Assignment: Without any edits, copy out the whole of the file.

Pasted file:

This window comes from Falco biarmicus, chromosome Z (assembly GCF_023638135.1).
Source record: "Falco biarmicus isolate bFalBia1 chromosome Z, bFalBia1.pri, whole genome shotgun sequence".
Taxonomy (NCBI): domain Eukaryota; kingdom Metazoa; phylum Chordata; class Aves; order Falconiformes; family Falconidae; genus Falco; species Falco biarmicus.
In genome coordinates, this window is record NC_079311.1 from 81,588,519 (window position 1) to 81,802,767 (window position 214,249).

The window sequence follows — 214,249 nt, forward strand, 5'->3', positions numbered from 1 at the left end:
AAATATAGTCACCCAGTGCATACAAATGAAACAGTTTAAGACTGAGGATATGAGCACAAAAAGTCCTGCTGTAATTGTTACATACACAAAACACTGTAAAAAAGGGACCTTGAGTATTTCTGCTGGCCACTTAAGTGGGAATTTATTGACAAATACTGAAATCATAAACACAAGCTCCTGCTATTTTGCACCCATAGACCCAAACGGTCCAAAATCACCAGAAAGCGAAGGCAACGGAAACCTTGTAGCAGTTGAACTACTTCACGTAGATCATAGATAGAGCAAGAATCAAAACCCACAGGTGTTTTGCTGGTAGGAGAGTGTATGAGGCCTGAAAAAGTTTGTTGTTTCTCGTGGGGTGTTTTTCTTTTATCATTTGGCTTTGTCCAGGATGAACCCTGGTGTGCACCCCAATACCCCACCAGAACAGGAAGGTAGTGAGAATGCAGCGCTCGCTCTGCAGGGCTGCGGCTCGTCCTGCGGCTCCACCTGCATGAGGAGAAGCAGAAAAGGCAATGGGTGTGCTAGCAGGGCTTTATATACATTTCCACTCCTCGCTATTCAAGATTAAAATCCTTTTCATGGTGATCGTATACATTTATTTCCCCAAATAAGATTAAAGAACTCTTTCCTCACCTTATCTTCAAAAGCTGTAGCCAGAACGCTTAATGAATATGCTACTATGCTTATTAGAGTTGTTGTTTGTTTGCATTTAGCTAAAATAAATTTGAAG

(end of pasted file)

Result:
This window comes from Falco biarmicus, chromosome Z (assembly GCF_023638135.1).
Source record: "Falco biarmicus isolate bFalBia1 chromosome Z, bFalBia1.pri, whole genome shotgun sequence".
Taxonomy (NCBI): domain Eukaryota; kingdom Metazoa; phylum Chordata; class Aves; order Falconiformes; family Falconidae; genus Falco; species Falco biarmicus.
In genome coordinates, this window is record NC_079311.1 from 81,588,519 (window position 1) to 81,802,767 (window position 214,249).

The window sequence follows — 214,249 nt, forward strand, 5'->3', positions numbered from 1 at the left end:
AAATATAGTCACCCAGTGCATACAAATGAAACAGTTTAAGACTGAGGATATGAGCACAAAAAGTCCTGCTGTAATTGTTACATACACAAAACACTGTAAAAAAGGGACCTTGAGTATTTCTGCTGGCCACTTAAGTGGGAATTTATTGACAAATACTGAAATCATAAACACAAGCTCCTGCTATTTTGCACCCATAGACCCAAACGGTCCAAAATCACCAGAAAGCGAAGGCAACGGAAACCTTGTAGCAGTTGAACTACTTCACGTAGATCATAGATAGAGCAAGAATCAAAACCCACAGGTGTTTTGCTGGTAGGAGAGTGTATGAGGCCTGAAAAAGTTTGTTGTTTCTCGTGGGGTGTTTTTCTTTTATCATTTGGCTTTGTCCAGGATGAACCCTGGTGTGCACCCCAATACCCCACCAGAACAGGAAGGTAGTGAGAATGCAGCGCTCGCTCTGCAGGGCTGCGGCTCGTCCTGCGGCTCCACCTGCATGAGGAGAAGCAGAAAAGGCAATGGGTGTGCTAGCAGGGCTTTATATACATTTCCACTCCTCGCTATTCAAGATTAAAATCCTTTTCATGGTGATCGTATACATTTATTTCCCCAAATAAGATTAAAGAACTCTTTCCTCACCTTATCTTCAAAAGCTGTAGCCAGAACGCTTAATGAATATGCTACTATGCTTATTAGAGTTGTTGTTTGTTTGCATTTAGCTAAAATAAATTTGAAG